“She can do that,” Douglass said. “She’s just another girl that her ballhandling probably over the years has grown tremendously – seeing the court, passing. It’s amazing from freshman year to senior how much stronger they are.”

As for Hinderlider, Douglass does not doubt her effort or desire. It’s now a matter of refining the nuances to her game.

“One thing you’re going to get from Macee is 100 percent effort al all times to the fact that she wears herself out, which is unbelievable,” Douglass said. “Macee’s got to learn that in softball and volleyball, you go really fast all the time. In basketball, you’ve got to change that speed. And that’s what I love about that kid. She goes so hard. What we’re working on with her is when she goes so hard is staying under control. That way, she can control her body because she’s so athletic that sometimes her body gets ahead of her feet, so she’s off-balance a lot when she’s taking shots. … I expect big things from Macee this year. I’m excited to watch her play. One thing that I would really like to see her do is rebound this year. She can get up so high, and obviously, we don’t have a ton of size, so her ability to jump is going to help us out.”

Harsh’s job is to take care of the ball when it’s in her hands and to knock down open shots when she gets the opportunity.

“She can score, but it’s a certain ability when that ball comes to her, she meets it and she steps right into her shot, and most of the time, she’s going to make that shot when it comes to her,” Douglass said.

Finke, a forward with inside and outside skills, has returned to basketball after not playing last year. Douglass raves about her athleticism.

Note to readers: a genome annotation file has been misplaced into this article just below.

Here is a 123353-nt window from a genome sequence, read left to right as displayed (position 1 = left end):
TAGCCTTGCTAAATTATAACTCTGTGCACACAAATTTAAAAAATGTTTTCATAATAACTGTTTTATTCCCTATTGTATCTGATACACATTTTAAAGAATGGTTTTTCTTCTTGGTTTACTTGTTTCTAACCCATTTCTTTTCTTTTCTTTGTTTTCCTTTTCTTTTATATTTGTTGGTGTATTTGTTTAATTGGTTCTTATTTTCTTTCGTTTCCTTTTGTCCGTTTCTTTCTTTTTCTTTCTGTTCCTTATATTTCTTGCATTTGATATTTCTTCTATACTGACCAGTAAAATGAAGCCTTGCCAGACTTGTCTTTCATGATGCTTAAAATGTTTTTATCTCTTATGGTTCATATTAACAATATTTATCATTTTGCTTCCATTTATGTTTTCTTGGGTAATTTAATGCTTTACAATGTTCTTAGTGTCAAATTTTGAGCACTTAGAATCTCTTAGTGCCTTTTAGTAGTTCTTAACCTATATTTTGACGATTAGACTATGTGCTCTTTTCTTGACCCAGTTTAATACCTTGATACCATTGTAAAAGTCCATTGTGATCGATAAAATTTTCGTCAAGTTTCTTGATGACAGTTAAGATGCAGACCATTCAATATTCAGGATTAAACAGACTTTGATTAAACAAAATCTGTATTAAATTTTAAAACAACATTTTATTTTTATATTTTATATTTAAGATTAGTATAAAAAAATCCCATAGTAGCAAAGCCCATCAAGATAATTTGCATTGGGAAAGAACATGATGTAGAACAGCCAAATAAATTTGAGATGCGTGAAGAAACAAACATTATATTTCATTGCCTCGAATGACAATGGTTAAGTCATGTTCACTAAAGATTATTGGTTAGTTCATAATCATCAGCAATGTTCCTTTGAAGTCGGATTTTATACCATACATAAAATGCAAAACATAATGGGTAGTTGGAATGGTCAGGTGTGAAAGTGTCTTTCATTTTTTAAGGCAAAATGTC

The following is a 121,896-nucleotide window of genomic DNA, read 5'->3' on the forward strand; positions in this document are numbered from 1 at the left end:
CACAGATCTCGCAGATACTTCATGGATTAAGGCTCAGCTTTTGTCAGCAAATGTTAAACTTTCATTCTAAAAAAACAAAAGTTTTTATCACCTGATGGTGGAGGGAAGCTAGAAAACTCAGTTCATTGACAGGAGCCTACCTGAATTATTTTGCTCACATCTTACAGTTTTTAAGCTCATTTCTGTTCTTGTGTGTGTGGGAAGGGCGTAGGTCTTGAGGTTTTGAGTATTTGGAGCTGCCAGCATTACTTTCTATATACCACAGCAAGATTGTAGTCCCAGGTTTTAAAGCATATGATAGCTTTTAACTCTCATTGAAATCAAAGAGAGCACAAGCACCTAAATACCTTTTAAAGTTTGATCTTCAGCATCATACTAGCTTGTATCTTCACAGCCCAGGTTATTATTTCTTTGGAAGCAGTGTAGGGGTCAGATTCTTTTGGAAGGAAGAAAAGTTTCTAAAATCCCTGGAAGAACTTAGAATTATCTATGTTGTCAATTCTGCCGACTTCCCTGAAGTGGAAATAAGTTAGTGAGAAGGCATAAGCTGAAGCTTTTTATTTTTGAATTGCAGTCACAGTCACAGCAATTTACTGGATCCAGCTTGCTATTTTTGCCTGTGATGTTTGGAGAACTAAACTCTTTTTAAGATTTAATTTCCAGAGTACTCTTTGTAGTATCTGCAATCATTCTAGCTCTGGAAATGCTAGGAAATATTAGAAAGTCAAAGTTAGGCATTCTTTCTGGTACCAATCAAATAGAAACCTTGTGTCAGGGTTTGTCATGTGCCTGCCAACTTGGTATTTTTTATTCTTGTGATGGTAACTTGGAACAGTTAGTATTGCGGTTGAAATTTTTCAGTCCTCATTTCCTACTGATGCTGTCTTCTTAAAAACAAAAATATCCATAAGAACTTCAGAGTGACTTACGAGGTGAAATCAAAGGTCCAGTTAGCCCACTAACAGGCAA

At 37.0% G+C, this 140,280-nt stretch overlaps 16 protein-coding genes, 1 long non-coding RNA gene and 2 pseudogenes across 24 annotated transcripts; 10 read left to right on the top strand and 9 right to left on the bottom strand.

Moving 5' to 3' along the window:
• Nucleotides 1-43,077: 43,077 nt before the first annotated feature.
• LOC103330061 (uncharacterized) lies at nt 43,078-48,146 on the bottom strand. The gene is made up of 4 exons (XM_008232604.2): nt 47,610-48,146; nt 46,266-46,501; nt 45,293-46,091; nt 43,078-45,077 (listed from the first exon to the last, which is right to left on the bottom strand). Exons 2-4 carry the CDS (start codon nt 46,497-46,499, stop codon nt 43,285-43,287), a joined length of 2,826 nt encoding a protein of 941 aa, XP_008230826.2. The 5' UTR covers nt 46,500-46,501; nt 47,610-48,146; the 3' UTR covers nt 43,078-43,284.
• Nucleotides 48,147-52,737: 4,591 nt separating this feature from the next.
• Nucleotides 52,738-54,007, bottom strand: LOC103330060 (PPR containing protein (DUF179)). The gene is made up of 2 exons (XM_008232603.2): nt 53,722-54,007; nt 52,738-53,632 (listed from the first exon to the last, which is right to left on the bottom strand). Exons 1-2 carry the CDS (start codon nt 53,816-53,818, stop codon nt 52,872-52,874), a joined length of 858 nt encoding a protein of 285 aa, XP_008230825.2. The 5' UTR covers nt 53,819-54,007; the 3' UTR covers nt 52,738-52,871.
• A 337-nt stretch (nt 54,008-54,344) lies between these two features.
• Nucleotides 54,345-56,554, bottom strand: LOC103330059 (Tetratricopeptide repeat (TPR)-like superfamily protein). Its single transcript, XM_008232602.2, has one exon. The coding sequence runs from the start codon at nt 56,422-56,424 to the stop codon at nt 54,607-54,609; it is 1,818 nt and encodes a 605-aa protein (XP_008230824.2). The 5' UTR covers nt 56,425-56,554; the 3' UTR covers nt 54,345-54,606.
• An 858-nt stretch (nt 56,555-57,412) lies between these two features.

“She’s going to be a great asset to us,” Douglass said. “Another one that’s long, athletic, quick. Quick feet is what I call it. She can get down and up real fast. Strong rebounder, and she knows the game of basketball too, and that helps us tremendously. It gives us more depth.”

Douglass said Olivia Thomas, who split time between JV and varsity last year, will be full-time varsity this year. Katie Hutsell is another junior who provides rebounding.

Autumn Miller, Kylee Logan, Jaded Aguilar and Camila Hernandez-Rios, whose standout trait according to Douglass is her quickness on defense, are among the sophomores in the program.

Of the varsity newcomers, freshman point guard Madi Douglass will start the year on the varsity.

“My daughter will go to varsity,” Douglass said. “Her skill set is definitely the capability of being there to play.”

Grace Wright, who will be the JV point guard, and Natalie Warner, a post and a move-in from Brownsburg, are two other freshmen in the program.

Defensively, Caston cut their defensive average from 38.5 two years ago to 33.5 last year, and they went 9-0 in games in which they held their opponent under 30 points.

Douglass said versatility is this team’s defensive strength.

“We’re going to mix up man, zone, 1-3-1, 2-1-2 trap,” Douglass said. “We’re going to do a lot of different things, so we’re going to see how well they can mix it up this year. … I think I have the athletes to do it this year.”